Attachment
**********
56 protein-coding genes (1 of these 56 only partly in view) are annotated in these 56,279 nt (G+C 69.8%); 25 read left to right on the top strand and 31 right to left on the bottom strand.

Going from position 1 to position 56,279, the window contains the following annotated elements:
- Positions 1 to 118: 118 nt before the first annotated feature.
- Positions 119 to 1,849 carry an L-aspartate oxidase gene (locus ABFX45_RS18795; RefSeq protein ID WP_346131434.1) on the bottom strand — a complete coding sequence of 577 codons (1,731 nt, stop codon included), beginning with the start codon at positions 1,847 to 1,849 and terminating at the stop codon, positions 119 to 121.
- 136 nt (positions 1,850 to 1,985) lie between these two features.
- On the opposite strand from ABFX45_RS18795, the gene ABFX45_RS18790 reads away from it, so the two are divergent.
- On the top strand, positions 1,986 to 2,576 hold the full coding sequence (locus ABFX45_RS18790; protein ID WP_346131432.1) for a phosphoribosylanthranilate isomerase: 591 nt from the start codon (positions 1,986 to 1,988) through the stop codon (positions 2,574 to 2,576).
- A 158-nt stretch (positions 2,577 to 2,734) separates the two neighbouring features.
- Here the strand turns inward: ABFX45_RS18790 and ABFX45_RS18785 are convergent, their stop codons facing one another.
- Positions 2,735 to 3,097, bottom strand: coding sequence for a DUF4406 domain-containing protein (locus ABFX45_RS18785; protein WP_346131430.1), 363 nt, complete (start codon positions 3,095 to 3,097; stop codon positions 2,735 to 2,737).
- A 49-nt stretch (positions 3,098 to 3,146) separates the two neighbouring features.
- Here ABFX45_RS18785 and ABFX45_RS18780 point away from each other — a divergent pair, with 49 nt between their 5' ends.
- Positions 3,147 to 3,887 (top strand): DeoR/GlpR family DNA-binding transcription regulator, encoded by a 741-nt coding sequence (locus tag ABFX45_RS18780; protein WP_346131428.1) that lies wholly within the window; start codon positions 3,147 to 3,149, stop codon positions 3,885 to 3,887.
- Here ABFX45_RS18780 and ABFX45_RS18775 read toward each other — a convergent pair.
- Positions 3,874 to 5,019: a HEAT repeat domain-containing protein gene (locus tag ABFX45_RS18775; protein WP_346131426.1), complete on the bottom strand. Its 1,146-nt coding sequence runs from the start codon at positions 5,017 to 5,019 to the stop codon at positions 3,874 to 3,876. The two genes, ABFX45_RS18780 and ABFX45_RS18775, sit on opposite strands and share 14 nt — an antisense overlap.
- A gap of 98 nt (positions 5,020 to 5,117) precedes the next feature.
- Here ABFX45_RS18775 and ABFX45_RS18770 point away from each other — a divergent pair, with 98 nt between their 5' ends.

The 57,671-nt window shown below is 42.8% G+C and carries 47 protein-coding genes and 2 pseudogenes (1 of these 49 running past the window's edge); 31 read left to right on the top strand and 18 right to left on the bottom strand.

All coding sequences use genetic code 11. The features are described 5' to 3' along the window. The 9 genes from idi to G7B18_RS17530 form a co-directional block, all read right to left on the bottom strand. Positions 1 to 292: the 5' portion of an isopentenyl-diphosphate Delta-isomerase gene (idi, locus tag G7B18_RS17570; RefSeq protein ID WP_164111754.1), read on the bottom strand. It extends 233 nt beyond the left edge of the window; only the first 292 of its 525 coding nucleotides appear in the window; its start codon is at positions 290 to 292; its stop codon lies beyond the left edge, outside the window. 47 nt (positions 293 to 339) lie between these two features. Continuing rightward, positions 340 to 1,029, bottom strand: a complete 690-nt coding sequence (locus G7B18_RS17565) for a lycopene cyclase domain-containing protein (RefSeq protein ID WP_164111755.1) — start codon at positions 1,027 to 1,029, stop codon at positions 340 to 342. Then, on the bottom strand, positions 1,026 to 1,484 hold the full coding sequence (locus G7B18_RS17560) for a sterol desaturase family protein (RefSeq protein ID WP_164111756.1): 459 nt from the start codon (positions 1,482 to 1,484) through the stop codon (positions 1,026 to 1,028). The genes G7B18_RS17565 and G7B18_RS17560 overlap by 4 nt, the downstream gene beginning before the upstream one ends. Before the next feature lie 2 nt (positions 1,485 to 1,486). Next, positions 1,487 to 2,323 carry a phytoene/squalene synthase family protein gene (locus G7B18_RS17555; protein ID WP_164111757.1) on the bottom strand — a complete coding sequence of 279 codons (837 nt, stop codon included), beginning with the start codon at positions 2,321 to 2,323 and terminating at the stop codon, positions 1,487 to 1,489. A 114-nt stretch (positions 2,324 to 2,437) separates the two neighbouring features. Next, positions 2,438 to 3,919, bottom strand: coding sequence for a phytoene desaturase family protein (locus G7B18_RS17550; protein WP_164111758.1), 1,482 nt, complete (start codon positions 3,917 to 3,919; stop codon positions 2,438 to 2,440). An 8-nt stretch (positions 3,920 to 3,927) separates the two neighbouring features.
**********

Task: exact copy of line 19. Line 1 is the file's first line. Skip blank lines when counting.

All coding sequences use genetic code 11. The features are described 5' to 3' along the window. The 9 genes from idi to G7B18_RS17530 form a co-directional block, all read right to left on the bottom strand. Positions 1 to 292: the 5' portion of an isopentenyl-diphosphate Delta-isomerase gene (idi, locus tag G7B18_RS17570; RefSeq protein ID WP_164111754.1), read on the bottom strand. It extends 233 nt beyond the left edge of the window; only the first 292 of its 525 coding nucleotides appear in the window; its start codon is at positions 290 to 292; its stop codon lies beyond the left edge, outside the window. 47 nt (positions 293 to 339) lie between these two features. Continuing rightward, positions 340 to 1,029, bottom strand: a complete 690-nt coding sequence (locus G7B18_RS17565) for a lycopene cyclase domain-containing protein (RefSeq protein ID WP_164111755.1) — start codon at positions 1,027 to 1,029, stop codon at positions 340 to 342. Then, on the bottom strand, positions 1,026 to 1,484 hold the full coding sequence (locus G7B18_RS17560) for a sterol desaturase family protein (RefSeq protein ID WP_164111756.1): 459 nt from the start codon (positions 1,482 to 1,484) through the stop codon (positions 1,026 to 1,028). The genes G7B18_RS17565 and G7B18_RS17560 overlap by 4 nt, the downstream gene beginning before the upstream one ends. Before the next feature lie 2 nt (positions 1,485 to 1,486). Next, positions 1,487 to 2,323 carry a phytoene/squalene synthase family protein gene (locus G7B18_RS17555; protein ID WP_164111757.1) on the bottom strand — a complete coding sequence of 279 codons (837 nt, stop codon included), beginning with the start codon at positions 2,321 to 2,323 and terminating at the stop codon, positions 1,487 to 1,489. A 114-nt stretch (positions 2,324 to 2,437) separates the two neighbouring features. Next, positions 2,438 to 3,919, bottom strand: coding sequence for a phytoene desaturase family protein (locus G7B18_RS17550; protein WP_164111758.1), 1,482 nt, complete (start codon positions 3,917 to 3,919; stop codon positions 2,438 to 2,440). An 8-nt stretch (positions 3,920 to 3,927) separates the two neighbouring features.